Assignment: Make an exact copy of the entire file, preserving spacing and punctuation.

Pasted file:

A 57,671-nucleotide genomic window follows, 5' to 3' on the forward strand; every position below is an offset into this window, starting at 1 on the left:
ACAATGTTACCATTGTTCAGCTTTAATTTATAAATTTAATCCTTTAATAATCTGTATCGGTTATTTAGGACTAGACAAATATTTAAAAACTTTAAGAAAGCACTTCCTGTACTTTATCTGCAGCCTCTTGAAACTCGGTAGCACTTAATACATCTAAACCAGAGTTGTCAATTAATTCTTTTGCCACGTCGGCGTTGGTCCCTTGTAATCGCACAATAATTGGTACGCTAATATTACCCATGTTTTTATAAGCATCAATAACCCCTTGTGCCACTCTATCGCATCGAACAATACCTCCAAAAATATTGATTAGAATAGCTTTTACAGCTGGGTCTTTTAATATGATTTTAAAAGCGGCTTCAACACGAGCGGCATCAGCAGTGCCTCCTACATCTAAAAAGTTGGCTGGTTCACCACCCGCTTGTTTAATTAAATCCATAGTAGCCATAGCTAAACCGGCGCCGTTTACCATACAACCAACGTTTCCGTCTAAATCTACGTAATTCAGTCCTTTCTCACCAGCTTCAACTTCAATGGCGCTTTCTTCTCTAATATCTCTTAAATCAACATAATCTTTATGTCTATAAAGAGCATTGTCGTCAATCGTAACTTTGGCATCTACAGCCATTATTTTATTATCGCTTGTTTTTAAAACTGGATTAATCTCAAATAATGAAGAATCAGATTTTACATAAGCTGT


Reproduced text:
A 57,671-nucleotide genomic window follows, 5' to 3' on the forward strand; every position below is an offset into this window, starting at 1 on the left:
ACAATGTTACCATTGTTCAGCTTTAATTTATAAATTTAATCCTTTAATAATCTGTATCGGTTATTTAGGACTAGACAAATATTTAAAAACTTTAAGAAAGCACTTCCTGTACTTTATCTGCAGCCTCTTGAAACTCGGTAGCACTTAATACATCTAAACCAGAGTTGTCAATTAATTCTTTTGCCACGTCGGCGTTGGTCCCTTGTAATCGCACAATAATTGGTACGCTAATATTACCCATGTTTTTATAAGCATCAATAACCCCTTGTGCCACTCTATCGCATCGAACAATACCTCCAAAAATATTGATTAGAATAGCTTTTACAGCTGGGTCTTTTAATATGATTTTAAAAGCGGCTTCAACACGAGCGGCATCAGCAGTGCCTCCTACATCTAAAAAGTTGGCTGGTTCACCACCCGCTTGTTTAATTAAATCCATAGTAGCCATAGCTAAACCGGCGCCGTTTACCATACAACCAACGTTTCCGTCTAAATCTACGTAATTCAGTCCTTTCTCACCAGCTTCAACTTCAATGGCGCTTTCTTCTCTAATATCTCTTAAATCAACATAATCTTTATGTCTATAAAGAGCATTGTCGTCAATCGTAACTTTGGCATCTACAGCCATTATTTTATTATCGCTTGTTTTTAAAACTGGATTAATCTCAAATAATGAAGAATCAGATTTTACATAAGCTGT